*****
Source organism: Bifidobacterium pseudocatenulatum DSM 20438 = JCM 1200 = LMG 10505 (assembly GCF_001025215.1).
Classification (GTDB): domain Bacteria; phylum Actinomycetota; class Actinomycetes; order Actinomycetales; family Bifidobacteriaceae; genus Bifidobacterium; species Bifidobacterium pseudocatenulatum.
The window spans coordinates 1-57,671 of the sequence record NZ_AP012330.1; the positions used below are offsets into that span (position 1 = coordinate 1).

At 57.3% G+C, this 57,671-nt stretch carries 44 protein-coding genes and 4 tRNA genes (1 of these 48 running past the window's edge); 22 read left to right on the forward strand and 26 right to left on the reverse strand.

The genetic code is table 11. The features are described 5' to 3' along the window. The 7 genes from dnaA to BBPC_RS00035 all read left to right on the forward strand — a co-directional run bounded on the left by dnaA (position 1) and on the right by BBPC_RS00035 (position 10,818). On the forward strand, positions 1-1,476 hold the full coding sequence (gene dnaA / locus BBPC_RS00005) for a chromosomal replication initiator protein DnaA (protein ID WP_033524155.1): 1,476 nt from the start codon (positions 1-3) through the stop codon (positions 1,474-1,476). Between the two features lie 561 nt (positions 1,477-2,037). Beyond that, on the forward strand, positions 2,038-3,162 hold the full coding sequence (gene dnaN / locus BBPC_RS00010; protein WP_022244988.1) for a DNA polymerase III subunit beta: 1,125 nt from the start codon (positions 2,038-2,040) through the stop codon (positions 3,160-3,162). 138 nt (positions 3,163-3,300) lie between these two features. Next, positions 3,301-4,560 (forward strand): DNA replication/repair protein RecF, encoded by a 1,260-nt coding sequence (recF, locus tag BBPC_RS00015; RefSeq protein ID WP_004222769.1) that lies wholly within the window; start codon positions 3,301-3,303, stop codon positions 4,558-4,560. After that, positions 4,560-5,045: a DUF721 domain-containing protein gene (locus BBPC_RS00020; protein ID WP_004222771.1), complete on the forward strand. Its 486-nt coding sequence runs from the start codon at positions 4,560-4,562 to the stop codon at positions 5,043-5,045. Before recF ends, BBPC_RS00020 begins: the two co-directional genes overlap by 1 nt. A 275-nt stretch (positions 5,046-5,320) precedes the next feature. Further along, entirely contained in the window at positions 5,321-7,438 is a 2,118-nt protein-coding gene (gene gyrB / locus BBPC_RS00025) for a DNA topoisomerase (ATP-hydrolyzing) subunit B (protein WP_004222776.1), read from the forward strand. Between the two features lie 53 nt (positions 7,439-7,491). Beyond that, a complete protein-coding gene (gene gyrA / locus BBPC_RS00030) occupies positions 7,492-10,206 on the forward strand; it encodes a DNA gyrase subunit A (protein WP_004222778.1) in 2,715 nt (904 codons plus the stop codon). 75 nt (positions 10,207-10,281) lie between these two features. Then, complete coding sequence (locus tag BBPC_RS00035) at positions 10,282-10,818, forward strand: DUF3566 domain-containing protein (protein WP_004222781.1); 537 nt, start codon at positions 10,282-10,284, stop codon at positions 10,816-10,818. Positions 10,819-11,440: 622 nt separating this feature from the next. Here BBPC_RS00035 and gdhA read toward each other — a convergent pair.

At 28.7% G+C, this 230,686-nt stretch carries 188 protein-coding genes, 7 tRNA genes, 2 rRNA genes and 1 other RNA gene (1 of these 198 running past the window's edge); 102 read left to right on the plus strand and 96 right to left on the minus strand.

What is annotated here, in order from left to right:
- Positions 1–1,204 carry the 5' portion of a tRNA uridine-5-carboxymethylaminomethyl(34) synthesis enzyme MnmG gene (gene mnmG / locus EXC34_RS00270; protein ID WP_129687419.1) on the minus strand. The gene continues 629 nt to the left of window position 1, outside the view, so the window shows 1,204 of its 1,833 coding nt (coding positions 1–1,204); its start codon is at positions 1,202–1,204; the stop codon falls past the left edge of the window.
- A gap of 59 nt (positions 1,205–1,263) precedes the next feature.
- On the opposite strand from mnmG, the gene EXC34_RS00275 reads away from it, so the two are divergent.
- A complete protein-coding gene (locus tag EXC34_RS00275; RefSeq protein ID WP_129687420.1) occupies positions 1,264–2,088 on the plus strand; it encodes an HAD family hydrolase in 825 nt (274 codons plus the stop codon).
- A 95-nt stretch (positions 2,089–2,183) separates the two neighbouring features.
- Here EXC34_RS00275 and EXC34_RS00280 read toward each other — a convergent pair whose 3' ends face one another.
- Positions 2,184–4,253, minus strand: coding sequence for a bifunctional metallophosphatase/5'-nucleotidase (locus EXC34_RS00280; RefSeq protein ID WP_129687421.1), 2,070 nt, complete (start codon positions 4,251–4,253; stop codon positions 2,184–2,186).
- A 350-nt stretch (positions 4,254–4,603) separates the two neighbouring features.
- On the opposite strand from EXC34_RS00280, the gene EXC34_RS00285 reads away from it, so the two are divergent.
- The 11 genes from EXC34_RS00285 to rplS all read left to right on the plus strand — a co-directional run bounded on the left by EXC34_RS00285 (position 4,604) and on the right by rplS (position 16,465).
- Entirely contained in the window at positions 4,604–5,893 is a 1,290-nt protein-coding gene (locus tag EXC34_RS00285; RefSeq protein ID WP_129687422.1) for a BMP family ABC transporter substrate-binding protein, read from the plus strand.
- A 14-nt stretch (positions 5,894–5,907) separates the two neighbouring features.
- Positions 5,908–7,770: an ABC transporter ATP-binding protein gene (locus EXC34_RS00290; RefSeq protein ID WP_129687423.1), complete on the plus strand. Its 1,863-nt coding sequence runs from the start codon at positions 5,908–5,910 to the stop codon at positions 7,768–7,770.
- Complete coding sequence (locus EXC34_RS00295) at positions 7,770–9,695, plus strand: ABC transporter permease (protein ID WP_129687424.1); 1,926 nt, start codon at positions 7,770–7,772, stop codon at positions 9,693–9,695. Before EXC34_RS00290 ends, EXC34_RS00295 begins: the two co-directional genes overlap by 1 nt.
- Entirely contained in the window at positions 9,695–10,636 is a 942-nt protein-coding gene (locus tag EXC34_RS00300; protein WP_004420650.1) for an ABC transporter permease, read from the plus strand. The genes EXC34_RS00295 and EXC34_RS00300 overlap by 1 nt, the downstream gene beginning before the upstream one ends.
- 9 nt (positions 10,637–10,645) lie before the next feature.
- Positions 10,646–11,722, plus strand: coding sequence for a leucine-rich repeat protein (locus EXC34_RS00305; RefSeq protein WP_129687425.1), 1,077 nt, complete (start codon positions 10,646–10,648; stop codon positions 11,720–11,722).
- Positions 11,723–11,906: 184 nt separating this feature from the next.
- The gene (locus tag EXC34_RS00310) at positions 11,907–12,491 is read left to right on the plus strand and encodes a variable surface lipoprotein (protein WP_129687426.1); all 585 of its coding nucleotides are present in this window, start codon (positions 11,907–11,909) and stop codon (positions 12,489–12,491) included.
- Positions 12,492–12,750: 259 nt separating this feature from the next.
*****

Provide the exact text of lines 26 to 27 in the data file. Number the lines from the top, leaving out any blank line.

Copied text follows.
- The gene (locus tag EXC34_RS00310) at positions 11,907–12,491 is read left to right on the plus strand and encodes a variable surface lipoprotein (protein WP_129687426.1); all 585 of its coding nucleotides are present in this window, start codon (positions 11,907–11,909) and stop codon (positions 12,489–12,491) included.
- Positions 12,492–12,750: 259 nt separating this feature from the next.